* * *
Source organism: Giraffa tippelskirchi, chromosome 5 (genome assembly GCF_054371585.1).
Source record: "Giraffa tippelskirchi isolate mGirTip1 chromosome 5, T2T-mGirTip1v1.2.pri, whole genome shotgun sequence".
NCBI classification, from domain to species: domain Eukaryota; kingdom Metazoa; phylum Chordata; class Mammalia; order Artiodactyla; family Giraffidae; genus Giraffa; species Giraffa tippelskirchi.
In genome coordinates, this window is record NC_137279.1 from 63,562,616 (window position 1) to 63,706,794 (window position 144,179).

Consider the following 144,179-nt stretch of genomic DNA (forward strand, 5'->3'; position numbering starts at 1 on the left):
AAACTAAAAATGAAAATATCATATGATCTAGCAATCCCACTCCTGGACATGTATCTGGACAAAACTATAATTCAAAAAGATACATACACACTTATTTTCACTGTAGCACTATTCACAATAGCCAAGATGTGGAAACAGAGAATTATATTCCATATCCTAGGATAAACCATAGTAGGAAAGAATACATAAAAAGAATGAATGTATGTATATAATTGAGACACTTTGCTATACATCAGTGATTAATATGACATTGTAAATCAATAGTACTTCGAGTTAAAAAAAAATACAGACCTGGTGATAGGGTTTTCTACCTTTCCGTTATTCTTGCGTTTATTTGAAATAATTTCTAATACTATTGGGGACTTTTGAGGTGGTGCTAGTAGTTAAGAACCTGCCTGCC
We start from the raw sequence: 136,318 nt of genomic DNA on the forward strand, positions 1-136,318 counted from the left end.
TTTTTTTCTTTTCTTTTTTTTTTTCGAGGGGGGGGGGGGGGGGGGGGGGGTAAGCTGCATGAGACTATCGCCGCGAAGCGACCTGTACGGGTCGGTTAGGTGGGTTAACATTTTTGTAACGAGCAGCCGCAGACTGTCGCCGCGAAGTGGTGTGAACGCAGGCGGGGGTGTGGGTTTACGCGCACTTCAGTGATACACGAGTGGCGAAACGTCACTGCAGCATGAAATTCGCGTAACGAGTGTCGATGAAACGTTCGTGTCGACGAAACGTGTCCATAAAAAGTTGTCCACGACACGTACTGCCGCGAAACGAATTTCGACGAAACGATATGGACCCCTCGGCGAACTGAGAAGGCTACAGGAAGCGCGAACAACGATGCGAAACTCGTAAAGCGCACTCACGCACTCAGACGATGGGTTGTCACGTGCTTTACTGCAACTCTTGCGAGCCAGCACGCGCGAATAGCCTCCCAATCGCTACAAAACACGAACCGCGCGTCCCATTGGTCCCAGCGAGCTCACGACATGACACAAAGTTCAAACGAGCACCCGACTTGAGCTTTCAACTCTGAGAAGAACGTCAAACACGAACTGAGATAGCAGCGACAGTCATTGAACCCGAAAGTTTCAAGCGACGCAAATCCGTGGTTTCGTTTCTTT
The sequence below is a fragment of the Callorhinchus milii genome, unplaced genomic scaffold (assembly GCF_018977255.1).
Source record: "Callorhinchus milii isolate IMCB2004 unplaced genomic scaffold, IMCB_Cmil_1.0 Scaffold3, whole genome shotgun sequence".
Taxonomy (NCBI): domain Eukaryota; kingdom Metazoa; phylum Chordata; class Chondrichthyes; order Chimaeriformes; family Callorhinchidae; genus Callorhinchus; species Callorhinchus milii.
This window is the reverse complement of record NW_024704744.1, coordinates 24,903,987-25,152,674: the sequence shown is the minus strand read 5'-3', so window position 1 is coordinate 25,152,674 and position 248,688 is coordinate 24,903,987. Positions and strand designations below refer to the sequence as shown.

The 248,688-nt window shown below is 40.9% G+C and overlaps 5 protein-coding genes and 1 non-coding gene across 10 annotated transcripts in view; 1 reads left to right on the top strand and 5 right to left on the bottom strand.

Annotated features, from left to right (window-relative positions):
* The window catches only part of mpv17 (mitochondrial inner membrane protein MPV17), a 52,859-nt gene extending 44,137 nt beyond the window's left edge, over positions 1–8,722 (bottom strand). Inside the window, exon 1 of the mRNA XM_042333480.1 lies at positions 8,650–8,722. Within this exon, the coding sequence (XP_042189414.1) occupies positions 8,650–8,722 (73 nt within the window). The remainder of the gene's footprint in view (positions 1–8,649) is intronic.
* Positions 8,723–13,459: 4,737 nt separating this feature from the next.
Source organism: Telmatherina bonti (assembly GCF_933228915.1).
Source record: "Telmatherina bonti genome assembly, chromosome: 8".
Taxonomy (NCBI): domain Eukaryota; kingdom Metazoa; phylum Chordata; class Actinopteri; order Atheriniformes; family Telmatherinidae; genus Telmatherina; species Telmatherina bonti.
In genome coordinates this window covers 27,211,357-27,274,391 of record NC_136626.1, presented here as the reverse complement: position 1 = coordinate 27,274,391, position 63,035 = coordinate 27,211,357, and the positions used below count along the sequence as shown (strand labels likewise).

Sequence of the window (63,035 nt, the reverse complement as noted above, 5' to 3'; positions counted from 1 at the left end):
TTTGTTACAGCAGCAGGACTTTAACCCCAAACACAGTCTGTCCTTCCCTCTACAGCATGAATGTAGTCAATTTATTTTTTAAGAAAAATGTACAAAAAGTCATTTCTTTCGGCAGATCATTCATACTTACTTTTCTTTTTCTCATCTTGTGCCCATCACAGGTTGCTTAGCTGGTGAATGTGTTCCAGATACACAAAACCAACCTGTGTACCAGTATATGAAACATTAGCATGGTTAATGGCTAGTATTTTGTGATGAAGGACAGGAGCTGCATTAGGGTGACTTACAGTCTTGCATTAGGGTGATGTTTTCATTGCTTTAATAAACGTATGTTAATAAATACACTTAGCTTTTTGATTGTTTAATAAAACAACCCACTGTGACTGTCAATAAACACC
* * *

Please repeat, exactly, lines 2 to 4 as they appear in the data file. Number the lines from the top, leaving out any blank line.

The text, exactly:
Source record: "Giraffa tippelskirchi isolate mGirTip1 chromosome 5, T2T-mGirTip1v1.2.pri, whole genome shotgun sequence".
NCBI classification, from domain to species: domain Eukaryota; kingdom Metazoa; phylum Chordata; class Mammalia; order Artiodactyla; family Giraffidae; genus Giraffa; species Giraffa tippelskirchi.
In genome coordinates, this window is record NC_137279.1 from 63,562,616 (window position 1) to 63,706,794 (window position 144,179).